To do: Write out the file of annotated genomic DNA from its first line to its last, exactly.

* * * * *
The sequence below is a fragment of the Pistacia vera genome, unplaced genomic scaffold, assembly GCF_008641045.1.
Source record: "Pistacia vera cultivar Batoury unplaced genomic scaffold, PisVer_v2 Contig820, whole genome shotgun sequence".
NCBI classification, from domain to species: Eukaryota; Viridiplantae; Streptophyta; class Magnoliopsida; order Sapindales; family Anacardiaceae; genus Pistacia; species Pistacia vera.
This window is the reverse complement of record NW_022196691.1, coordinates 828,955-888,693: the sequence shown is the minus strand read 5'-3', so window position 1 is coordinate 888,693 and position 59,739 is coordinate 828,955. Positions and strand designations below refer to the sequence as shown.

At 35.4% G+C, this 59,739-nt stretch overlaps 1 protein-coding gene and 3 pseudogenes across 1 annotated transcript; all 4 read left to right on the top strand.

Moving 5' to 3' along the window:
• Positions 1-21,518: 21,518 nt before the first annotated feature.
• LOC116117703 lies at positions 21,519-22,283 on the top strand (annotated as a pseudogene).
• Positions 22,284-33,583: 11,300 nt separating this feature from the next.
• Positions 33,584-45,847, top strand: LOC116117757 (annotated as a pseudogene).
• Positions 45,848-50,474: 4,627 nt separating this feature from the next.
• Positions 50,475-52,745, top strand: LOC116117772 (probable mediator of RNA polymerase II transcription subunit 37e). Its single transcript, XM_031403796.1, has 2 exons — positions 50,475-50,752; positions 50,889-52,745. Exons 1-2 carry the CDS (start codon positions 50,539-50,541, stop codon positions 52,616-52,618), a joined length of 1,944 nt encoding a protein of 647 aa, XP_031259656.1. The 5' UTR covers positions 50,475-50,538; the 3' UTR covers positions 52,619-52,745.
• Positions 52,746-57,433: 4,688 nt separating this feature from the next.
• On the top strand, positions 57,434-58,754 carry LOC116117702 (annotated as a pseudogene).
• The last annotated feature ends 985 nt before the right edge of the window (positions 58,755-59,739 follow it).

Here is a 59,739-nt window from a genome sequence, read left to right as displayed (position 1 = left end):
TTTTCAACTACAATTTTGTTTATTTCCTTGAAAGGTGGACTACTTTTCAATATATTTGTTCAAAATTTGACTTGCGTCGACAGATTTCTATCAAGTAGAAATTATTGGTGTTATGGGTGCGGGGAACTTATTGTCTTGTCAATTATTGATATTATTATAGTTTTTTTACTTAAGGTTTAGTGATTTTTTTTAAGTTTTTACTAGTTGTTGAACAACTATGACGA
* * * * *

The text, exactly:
The sequence below is a fragment of the Pistacia vera genome, unplaced genomic scaffold, assembly GCF_008641045.1.
Source record: "Pistacia vera cultivar Batoury unplaced genomic scaffold, PisVer_v2 Contig820, whole genome shotgun sequence".
NCBI classification, from domain to species: Eukaryota; Viridiplantae; Streptophyta; class Magnoliopsida; order Sapindales; family Anacardiaceae; genus Pistacia; species Pistacia vera.
This window is the reverse complement of record NW_022196691.1, coordinates 828,955-888,693: the sequence shown is the minus strand read 5'-3', so window position 1 is coordinate 888,693 and position 59,739 is coordinate 828,955. Positions and strand designations below refer to the sequence as shown.

At 35.4% G+C, this 59,739-nt stretch overlaps 1 protein-coding gene and 3 pseudogenes across 1 annotated transcript; all 4 read left to right on the top strand.

Moving 5' to 3' along the window:
• Positions 1-21,518: 21,518 nt before the first annotated feature.
• LOC116117703 lies at positions 21,519-22,283 on the top strand (annotated as a pseudogene).
• Positions 22,284-33,583: 11,300 nt separating this feature from the next.
• Positions 33,584-45,847, top strand: LOC116117757 (annotated as a pseudogene).
• Positions 45,848-50,474: 4,627 nt separating this feature from the next.
• Positions 50,475-52,745, top strand: LOC116117772 (probable mediator of RNA polymerase II transcription subunit 37e). Its single transcript, XM_031403796.1, has 2 exons — positions 50,475-50,752; positions 50,889-52,745. Exons 1-2 carry the CDS (start codon positions 50,539-50,541, stop codon positions 52,616-52,618), a joined length of 1,944 nt encoding a protein of 647 aa, XP_031259656.1. The 5' UTR covers positions 50,475-50,538; the 3' UTR covers positions 52,619-52,745.
• Positions 52,746-57,433: 4,688 nt separating this feature from the next.
• On the top strand, positions 57,434-58,754 carry LOC116117702 (annotated as a pseudogene).
• The last annotated feature ends 985 nt before the right edge of the window (positions 58,755-59,739 follow it).

Here is a 59,739-nt window from a genome sequence, read left to right as displayed (position 1 = left end):
TTTTCAACTACAATTTTGTTTATTTCCTTGAAAGGTGGACTACTTTTCAATATATTTGTTCAAAATTTGACTTGCGTCGACAGATTTCTATCAAGTAGAAATTATTGGTGTTATGGGTGCGGGGAACTTATTGTCTTGTCAATTATTGATATTATTATAGTTTTTTTACTTAAGGTTTAGTGATTTTTTTTAAGTTTTTACTAGTTGTTGAACAACTATGACGA